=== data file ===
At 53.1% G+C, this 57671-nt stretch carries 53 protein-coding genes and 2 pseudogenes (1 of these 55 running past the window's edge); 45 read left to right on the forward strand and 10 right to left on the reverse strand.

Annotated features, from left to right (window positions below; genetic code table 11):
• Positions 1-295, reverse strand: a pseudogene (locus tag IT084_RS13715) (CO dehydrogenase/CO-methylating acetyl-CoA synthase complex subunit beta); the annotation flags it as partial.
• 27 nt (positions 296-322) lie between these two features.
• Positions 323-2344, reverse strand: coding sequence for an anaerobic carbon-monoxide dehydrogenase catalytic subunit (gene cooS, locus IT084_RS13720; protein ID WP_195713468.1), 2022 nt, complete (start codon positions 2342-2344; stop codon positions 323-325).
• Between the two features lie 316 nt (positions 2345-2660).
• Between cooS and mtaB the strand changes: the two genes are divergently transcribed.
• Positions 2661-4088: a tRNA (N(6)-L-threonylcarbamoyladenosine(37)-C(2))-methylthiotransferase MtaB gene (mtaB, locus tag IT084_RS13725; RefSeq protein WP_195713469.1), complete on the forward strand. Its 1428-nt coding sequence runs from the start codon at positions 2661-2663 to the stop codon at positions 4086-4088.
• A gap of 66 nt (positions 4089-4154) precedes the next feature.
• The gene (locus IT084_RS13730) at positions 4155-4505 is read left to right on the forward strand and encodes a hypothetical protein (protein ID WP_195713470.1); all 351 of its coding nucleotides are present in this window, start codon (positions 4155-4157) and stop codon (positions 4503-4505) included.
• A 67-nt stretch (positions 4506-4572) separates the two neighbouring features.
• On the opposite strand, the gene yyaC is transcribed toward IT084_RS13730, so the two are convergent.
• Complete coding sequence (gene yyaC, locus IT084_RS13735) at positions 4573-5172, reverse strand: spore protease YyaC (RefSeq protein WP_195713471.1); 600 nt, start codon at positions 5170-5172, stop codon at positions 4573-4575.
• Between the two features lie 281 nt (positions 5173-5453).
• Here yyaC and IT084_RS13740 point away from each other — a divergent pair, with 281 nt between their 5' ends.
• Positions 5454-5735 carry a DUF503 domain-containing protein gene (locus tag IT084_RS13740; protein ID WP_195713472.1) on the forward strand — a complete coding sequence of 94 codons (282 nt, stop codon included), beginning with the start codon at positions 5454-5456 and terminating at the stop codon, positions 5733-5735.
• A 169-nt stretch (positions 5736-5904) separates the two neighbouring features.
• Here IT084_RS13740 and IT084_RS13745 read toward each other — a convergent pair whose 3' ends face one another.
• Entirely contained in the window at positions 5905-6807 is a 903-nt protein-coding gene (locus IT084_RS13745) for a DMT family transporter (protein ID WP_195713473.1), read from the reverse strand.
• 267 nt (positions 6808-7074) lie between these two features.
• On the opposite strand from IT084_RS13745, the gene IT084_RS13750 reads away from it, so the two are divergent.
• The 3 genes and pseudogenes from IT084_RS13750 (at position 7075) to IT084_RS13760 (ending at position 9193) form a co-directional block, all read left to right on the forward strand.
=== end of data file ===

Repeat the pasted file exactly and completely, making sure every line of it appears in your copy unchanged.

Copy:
At 53.1% G+C, this 57671-nt stretch carries 53 protein-coding genes and 2 pseudogenes (1 of these 55 running past the window's edge); 45 read left to right on the forward strand and 10 right to left on the reverse strand.

Annotated features, from left to right (window positions below; genetic code table 11):
• Positions 1-295, reverse strand: a pseudogene (locus tag IT084_RS13715) (CO dehydrogenase/CO-methylating acetyl-CoA synthase complex subunit beta); the annotation flags it as partial.
• 27 nt (positions 296-322) lie between these two features.
• Positions 323-2344, reverse strand: coding sequence for an anaerobic carbon-monoxide dehydrogenase catalytic subunit (gene cooS, locus IT084_RS13720; protein ID WP_195713468.1), 2022 nt, complete (start codon positions 2342-2344; stop codon positions 323-325).
• Between the two features lie 316 nt (positions 2345-2660).
• Between cooS and mtaB the strand changes: the two genes are divergently transcribed.
• Positions 2661-4088: a tRNA (N(6)-L-threonylcarbamoyladenosine(37)-C(2))-methylthiotransferase MtaB gene (mtaB, locus tag IT084_RS13725; RefSeq protein WP_195713469.1), complete on the forward strand. Its 1428-nt coding sequence runs from the start codon at positions 2661-2663 to the stop codon at positions 4086-4088.
• A gap of 66 nt (positions 4089-4154) precedes the next feature.
• The gene (locus IT084_RS13730) at positions 4155-4505 is read left to right on the forward strand and encodes a hypothetical protein (protein ID WP_195713470.1); all 351 of its coding nucleotides are present in this window, start codon (positions 4155-4157) and stop codon (positions 4503-4505) included.
• A 67-nt stretch (positions 4506-4572) separates the two neighbouring features.
• On the opposite strand, the gene yyaC is transcribed toward IT084_RS13730, so the two are convergent.
• Complete coding sequence (gene yyaC, locus IT084_RS13735) at positions 4573-5172, reverse strand: spore protease YyaC (RefSeq protein WP_195713471.1); 600 nt, start codon at positions 5170-5172, stop codon at positions 4573-4575.
• Between the two features lie 281 nt (positions 5173-5453).
• Here yyaC and IT084_RS13740 point away from each other — a divergent pair, with 281 nt between their 5' ends.
• Positions 5454-5735 carry a DUF503 domain-containing protein gene (locus tag IT084_RS13740; protein ID WP_195713472.1) on the forward strand — a complete coding sequence of 94 codons (282 nt, stop codon included), beginning with the start codon at positions 5454-5456 and terminating at the stop codon, positions 5733-5735.
• A 169-nt stretch (positions 5736-5904) separates the two neighbouring features.
• Here IT084_RS13740 and IT084_RS13745 read toward each other — a convergent pair whose 3' ends face one another.
• Entirely contained in the window at positions 5905-6807 is a 903-nt protein-coding gene (locus IT084_RS13745) for a DMT family transporter (protein ID WP_195713473.1), read from the reverse strand.
• 267 nt (positions 6808-7074) lie between these two features.
• On the opposite strand from IT084_RS13745, the gene IT084_RS13750 reads away from it, so the two are divergent.
• The 3 genes and pseudogenes from IT084_RS13750 (at position 7075) to IT084_RS13760 (ending at position 9193) form a co-directional block, all read left to right on the forward strand.